Ground cover plants are an essential accessory in the garden. Plant them in rockeries, under trees and in garden beds to cover bare patches of earth as a natural mulch alternative.
Calibrachoas: If you want serious colour and wow factor, you can not go past the range of Calibrachoas that are readily available in stores. Flowering almost 12 months of the year these beauties love a full sun, free-draining spot. They make stunning basket and pot specimens as well. The colour range in the flowers is endless, with nearly every colour imaginable except blue.
Floriferous favourites: Verbena, Calibrachoa, Bacopa, Diascia, Gardenia radicans, Lobularia, Lobelia, Supertunias & Pigface.
Gardenia radicans: Gardenias are famous for their outstanding perfume and most are familiar with the various cultivars in the range of shrubs but there is a ground cover form named Gardenia radicans as well. Performing best in an acid soil and a semi-shaded location, the crisp typical white gardenia flowers are smaller than the shrubs but still have that amazing perfume.
Gazania hybrids: Who could go past the old fashioned gazania for a hardy drought tolerant ground cover choice. Best in full sun and in a free-draining soil. The flowers come in an amazing range of warm colour tones such as yellow, orange, burgundy, lemon, pink, burnt orange, mauve as well as white. There are also some lovely double-flowering cultivars. You’ll often see these beauties planted in roundabouts and car parks, a testament to their hardiness.
Favourites: Evolulus pilosus ‘Blue sapphire’, Erigeron karvinkskianus ‘Seaside daisy’, Zoysia tenufolia ‘Temple grass’, Trachelospermum jasminoides var variegata ‘Varigated jasmine’, Juniperus conferta ‘Creeping juniper’, Gazania repens ‘Gazania’, Sagina subulata ‘Irish moss’.
Portulacas: Succulent plants are great when it comes to those hot dry locations where nothing else seems to grow. Portulaca ‘Sunjewels’ will open their pretty face in the morning and close during inclement weather and nightfall. Their flowers come in an array of tropical colours and even a few two-tone varieties as well. These plants are also extremely easy to strike from cuttings. Keep in mind they detest wet feet.
Succulent favourites: Sedum, Aptenia cordifolia ‘Sunrose’, Mesembryanthemum ‘Pigface’, Kalanchoe, Euphorbia millii dwarf.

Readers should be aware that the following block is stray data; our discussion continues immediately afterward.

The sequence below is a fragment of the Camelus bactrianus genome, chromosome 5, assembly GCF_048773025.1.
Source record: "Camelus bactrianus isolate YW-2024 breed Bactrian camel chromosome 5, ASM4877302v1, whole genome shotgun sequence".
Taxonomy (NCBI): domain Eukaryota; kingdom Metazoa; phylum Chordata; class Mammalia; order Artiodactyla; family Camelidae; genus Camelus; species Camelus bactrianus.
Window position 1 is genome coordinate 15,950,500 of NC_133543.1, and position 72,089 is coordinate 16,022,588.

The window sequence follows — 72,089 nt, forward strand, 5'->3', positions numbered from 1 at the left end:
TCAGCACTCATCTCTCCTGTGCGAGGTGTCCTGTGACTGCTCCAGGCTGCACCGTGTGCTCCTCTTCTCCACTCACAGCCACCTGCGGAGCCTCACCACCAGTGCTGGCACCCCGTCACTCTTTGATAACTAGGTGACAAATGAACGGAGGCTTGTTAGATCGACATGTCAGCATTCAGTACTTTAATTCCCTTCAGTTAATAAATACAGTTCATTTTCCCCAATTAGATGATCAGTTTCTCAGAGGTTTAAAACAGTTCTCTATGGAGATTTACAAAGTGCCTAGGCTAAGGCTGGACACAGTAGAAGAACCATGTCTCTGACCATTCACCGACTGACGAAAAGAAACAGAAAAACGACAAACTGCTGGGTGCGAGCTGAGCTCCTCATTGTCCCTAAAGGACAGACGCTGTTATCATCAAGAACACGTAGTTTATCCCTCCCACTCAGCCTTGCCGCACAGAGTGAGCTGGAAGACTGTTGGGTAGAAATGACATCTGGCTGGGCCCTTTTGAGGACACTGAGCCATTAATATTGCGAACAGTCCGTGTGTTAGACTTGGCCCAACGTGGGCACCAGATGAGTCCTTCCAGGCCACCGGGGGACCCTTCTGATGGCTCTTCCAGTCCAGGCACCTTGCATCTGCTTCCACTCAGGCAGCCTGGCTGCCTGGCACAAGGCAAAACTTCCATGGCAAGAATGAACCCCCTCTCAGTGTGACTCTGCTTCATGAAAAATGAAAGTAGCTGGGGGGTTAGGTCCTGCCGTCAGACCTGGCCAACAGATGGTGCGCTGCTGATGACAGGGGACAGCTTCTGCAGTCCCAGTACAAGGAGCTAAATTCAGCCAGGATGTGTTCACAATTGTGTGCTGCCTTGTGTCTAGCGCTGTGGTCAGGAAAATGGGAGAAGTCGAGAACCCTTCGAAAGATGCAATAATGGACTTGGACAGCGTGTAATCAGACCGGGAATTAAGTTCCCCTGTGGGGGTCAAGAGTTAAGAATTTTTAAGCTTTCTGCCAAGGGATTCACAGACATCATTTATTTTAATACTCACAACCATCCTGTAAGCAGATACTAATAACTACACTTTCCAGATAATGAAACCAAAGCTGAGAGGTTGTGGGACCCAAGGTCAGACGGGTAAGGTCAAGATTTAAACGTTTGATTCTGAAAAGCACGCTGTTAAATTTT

Sweet potatoes: the popular edible varieties of sweet potato can be really quite a large spreading plant, requiring ample room to spread out and produce tubers. There are also some ornamental cultivars available that still produce some edible tubers but do not spread as far and have fabulous coloured foliage. The bright, lime/green, burgundy and dark purple cultivars make eye catching contrast plants in the garden or containers. Full sun to semi shade, humus rich soil, moderate water and protection from frost will get you off to successful sweet potato cultivation.
Edible Favourites: Thymus ‘Creeping thyme’, Mentha pulegium ‘Pennyroyal’, Origanum vulgare ‘Oregano’, Ipomea batatas ‘Sweet potato’, Mentha requienii ‘Corsican mint’, Mentha x piperita ‘Peppermint’, Arachis pintoi ‘Pintos peanut’, Tropaeolum majus ‘Nasturtiums’ Rosmarius officinale Prostratus ‘Creeping rosemary’.
Grevilleas: There are many species and named cultivars of Grevilleas that are prostrate in their growth habit. These are a fantastic choice for native enthusiasts or people wanting a hardy drought tolerant flowering ground cover that has the potential to be bird attracting as well. My favourites: Grevillea ‘Fanfare’, ‘Royal mantle’, Grevillea lanigera, Grevillea banksii prostrate form, ‘Carpet Layer’ & ‘Pink Midget’.
Native Favourites: Scaevola, Banksia prostrate forms, Hardenbergia violacea, Myoporum, Hibbertia, Brachyscome, Goodenia, Casurina prostrate form, Carpobrotus glaucescens ‘Native Pig Face’.